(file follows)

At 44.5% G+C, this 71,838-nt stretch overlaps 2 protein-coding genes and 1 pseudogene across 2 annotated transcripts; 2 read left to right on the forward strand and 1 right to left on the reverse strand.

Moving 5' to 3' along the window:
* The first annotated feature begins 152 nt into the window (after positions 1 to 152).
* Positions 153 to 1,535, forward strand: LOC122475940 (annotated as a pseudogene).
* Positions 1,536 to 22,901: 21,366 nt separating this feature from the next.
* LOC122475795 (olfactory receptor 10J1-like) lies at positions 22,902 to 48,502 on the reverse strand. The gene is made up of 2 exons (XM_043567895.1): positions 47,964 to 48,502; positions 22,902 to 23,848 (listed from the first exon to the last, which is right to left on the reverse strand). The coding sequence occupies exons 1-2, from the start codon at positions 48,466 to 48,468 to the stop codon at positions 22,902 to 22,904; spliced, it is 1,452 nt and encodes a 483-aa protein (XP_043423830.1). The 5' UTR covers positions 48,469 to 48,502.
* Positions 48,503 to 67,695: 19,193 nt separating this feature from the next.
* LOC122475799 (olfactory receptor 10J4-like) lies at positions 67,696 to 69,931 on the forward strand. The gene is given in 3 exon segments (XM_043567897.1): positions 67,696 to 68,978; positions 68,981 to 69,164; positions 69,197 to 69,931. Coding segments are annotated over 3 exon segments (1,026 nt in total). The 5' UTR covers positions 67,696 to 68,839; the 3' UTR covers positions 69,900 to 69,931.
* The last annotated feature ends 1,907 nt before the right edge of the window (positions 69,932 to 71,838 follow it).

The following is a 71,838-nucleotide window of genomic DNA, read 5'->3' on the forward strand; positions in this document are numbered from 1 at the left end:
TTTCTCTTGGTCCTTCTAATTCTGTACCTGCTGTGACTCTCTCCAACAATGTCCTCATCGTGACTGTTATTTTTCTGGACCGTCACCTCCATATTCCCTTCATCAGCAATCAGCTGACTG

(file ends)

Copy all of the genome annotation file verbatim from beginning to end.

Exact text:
At 44.5% G+C, this 71,838-nt stretch overlaps 2 protein-coding genes and 1 pseudogene across 2 annotated transcripts; 2 read left to right on the forward strand and 1 right to left on the reverse strand.

Moving 5' to 3' along the window:
* The first annotated feature begins 152 nt into the window (after positions 1 to 152).
* Positions 153 to 1,535, forward strand: LOC122475940 (annotated as a pseudogene).
* Positions 1,536 to 22,901: 21,366 nt separating this feature from the next.
* LOC122475795 (olfactory receptor 10J1-like) lies at positions 22,902 to 48,502 on the reverse strand. The gene is made up of 2 exons (XM_043567895.1): positions 47,964 to 48,502; positions 22,902 to 23,848 (listed from the first exon to the last, which is right to left on the reverse strand). The coding sequence occupies exons 1-2, from the start codon at positions 48,466 to 48,468 to the stop codon at positions 22,902 to 22,904; spliced, it is 1,452 nt and encodes a 483-aa protein (XP_043423830.1). The 5' UTR covers positions 48,469 to 48,502.
* Positions 48,503 to 67,695: 19,193 nt separating this feature from the next.
* LOC122475799 (olfactory receptor 10J4-like) lies at positions 67,696 to 69,931 on the forward strand. The gene is given in 3 exon segments (XM_043567897.1): positions 67,696 to 68,978; positions 68,981 to 69,164; positions 69,197 to 69,931. Coding segments are annotated over 3 exon segments (1,026 nt in total). The 5' UTR covers positions 67,696 to 68,839; the 3' UTR covers positions 69,900 to 69,931.
* The last annotated feature ends 1,907 nt before the right edge of the window (positions 69,932 to 71,838 follow it).

The following is a 71,838-nucleotide window of genomic DNA, read 5'->3' on the forward strand; positions in this document are numbered from 1 at the left end:
TTTCTCTTGGTCCTTCTAATTCTGTACCTGCTGTGACTCTCTCCAACAATGTCCTCATCGTGACTGTTATTTTTCTGGACCGTCACCTCCATATTCCCTTCATCAGCAATCAGCTGACTG